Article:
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No, Gillian Anderson’s The Fall Is Not Just “Classy Misogyny”

It's not sexist to talk about sexism.

The Fall

On November 16, Observer columnist Rachel Cooke took the second series of BBC’s The Fall to task over her belief that the show was little more than a fetishization of violence against women. She noted the camera tends to linger for too long on star Gillian Anderson’s body in scenes where the show’s central figure (a hard-nosed female detective in a very male-dominated sphere) is just, say, having a shower or catching a work nap. And that the lead villain, played by Jamie Dornan, is a little too handsome, charming and good with children — leaving the show’s audience confused. How can they hate him, even when he’s brutally strangling women? Her argument is that critics overlook the show’s sexist overtones because it has great writing, acting and cinematography — but that, ultimately, the show is a celebration of the exploitation, rape and murder of women.

Allow me to disagree.

The show is absolutely attempting a 50 Shades of Grey aspect with Dornan’s character, Paul Spector, which could be misconstrued as condoning or glorifying his actions. After all, when he’s not stalking and murdering women, he does seem like a fairly nice guy. He’s a loving father and husband, works as a bereavement counselor, and even (confusingly) defends a woman whose husband appears to be abusing her. But it’s a mistake to argue that we’re meant to like him because of this, or excuse his murders because — gosh darnit — he sure is good with his kids. Instead, it seems all the more sinister that he can carry on a normal life while harboring his abhorrent compulsion. Rather than excusing his behavior, I feel that the show forces us to wonder how many seemingly normal people walk around with dark secrets. And Dornan’s attractiveness feeds into that — how could this guy (played by a former underwear model) really be evil?

As for the focus on Gillian Anderson’s sexuality, the show presents us with a much more complicated set of circumstances than Cooke gives it credit for. In the first season, Anderson’s character, Stella Gibson, sleeps with a police officer that she picks up at a crime scene, and it’s only after that officer is killed in the line of duty that she discovers he’s married with children. Gibson, who hardly knew his name, let alone the fact that he was married, is then censured and questioned by her boss about the inappropriate relationship and blamed for the distress that her one night stand has caused his already grieving wife. In something of a soap opera moment, she reminds said boss that he too slept with her while he was married — and wonders, to the audience more than to him, why it seems like she is forced to shoulder the responsibility for men’s infidelity. The second season continues that storyline, in which Gibson is publicly outed as a home-wrecker in the press and is forced to dress primly and lie low to avoid further embarrassment. Is this a simple exploitation of a female character, or is it a nuanced and progressive look at the way we still view women and sexuality?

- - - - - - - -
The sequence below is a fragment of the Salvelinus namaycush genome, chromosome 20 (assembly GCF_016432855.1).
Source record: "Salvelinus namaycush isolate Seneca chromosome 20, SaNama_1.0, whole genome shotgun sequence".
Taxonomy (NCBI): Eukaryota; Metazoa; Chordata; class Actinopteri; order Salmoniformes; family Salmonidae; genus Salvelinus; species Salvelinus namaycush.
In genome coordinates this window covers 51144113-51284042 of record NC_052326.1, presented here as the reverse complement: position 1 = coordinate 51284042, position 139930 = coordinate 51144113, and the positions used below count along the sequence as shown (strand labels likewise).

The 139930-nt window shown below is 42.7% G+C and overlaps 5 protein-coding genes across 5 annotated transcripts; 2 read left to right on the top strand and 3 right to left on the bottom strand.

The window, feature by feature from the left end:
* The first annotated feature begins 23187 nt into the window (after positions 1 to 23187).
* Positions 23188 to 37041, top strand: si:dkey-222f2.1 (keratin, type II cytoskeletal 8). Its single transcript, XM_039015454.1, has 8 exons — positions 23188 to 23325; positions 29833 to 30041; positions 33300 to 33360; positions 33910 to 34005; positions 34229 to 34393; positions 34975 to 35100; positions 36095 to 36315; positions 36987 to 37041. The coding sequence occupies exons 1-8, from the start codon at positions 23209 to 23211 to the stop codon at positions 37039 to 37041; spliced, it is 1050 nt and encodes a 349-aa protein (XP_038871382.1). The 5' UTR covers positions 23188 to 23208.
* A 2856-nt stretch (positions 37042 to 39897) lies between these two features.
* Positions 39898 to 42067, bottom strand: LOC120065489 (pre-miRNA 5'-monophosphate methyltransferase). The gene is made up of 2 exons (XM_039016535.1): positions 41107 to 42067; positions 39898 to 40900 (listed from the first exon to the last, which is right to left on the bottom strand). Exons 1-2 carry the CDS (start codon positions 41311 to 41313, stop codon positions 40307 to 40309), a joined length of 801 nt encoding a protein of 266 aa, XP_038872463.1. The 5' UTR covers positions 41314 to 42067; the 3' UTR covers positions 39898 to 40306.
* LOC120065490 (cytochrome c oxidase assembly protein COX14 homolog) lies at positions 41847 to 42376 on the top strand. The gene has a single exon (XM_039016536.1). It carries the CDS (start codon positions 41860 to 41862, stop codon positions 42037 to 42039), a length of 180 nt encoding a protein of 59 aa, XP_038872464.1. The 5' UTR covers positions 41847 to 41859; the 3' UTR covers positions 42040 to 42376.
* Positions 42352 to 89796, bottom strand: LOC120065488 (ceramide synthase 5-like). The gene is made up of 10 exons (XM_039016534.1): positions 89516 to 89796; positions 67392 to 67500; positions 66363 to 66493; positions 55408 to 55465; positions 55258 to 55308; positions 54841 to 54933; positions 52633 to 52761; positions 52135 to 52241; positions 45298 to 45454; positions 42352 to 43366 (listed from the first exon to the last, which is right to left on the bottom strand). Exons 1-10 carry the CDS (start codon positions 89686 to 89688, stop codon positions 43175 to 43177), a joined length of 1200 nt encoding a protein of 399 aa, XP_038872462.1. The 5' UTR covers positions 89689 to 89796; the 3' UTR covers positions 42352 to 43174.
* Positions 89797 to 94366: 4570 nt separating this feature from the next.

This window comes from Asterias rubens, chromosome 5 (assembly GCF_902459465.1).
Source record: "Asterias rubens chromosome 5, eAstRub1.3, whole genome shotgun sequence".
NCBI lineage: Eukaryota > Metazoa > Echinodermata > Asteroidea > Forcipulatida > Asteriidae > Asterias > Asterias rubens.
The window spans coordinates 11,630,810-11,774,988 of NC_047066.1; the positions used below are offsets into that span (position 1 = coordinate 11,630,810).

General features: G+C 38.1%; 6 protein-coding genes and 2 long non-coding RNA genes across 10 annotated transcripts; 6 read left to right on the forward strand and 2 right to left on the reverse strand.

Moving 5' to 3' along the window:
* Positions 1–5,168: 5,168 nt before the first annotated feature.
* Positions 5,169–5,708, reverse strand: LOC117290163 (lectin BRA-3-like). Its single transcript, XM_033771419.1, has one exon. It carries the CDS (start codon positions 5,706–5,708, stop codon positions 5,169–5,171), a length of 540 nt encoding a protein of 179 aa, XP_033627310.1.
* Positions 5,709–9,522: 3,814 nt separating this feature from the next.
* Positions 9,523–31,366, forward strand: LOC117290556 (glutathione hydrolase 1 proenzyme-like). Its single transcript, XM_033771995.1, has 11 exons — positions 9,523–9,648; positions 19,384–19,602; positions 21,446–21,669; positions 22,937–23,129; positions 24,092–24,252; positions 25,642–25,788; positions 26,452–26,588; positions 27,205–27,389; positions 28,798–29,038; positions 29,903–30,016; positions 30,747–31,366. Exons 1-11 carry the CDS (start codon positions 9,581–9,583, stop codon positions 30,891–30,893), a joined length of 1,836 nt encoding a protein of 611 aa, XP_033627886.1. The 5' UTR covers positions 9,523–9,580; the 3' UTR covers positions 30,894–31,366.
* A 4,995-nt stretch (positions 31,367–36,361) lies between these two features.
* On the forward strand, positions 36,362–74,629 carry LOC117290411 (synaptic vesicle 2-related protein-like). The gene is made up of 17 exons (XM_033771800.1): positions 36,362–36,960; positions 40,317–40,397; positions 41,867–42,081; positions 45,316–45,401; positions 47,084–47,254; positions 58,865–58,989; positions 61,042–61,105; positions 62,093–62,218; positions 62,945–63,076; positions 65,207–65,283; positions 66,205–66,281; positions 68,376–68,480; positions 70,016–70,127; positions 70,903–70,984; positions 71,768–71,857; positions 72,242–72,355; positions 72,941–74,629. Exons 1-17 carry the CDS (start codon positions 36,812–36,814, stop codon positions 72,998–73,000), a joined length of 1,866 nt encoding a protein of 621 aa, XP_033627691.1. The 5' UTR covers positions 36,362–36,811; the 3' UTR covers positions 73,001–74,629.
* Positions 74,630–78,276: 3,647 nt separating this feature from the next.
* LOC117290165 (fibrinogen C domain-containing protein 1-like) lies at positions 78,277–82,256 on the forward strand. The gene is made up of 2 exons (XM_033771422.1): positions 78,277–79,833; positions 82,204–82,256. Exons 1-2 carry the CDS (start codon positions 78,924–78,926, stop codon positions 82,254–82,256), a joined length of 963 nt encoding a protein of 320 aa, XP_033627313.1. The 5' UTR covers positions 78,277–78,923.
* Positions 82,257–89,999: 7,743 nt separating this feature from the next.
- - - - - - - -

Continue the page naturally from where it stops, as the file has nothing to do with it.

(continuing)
Meanwhile, most of the killer’s victims are women that he finds in bars or on dating websites — women who all fit particular aesthetic (dark hair, pale skin, big eyes), but particularly those he seems to view as “fallen” or ruined. And indeed, the focus of the murder and the rituals he performs afterwards seem to be an attempt to purify his victims in death. It’s a pattern that Anderson’s character recognizes. In order to make sure that the media continues to view the victims as victims — rather than women who were “asking for it” — she asks that the other officers working the case not release information about the women’s sex lives to the press.

This is perhaps the show’s central theme: women comfortable with their sexuality are demonized even while men are committing far more egregious (and literal) crimes. The show asks us to question why a single woman sleeping with a man she doesn’t know is somehow on par with murder.

These are not moments that a misogynist show would delve into — and it’s at this point where I wonder if Cooke is mistaking the show’s exploration of sexism for sexism in and of itself. Because that is the real purpose of the show, from my perspective — it is an examination of the way we view certain victims as less innocent than others. That we are often willing to excuse the behavior of attractive or seemingly nice men, but we won’t extend that courtesy to attractive or seemingly nice women — particularly if they enjoy sex. To dismiss these moments of real introspection and investigation into our attitudes about women because Jamie Dornan’s got a nice ass or because Gillian Anderson wears a silk nightie is to misunderstand the show entirely.

So no, The Fall is not misogynist. But I dare say that Cooke’s article may have been.

Sarah Arboleda lives with a human and two cats in British Columbia, Canada and writes for a number of blogs including her own — the pop culture-based Tea Leaves and Dog Ears. If you’d like to yell at her, feel free to do so over Twitter.

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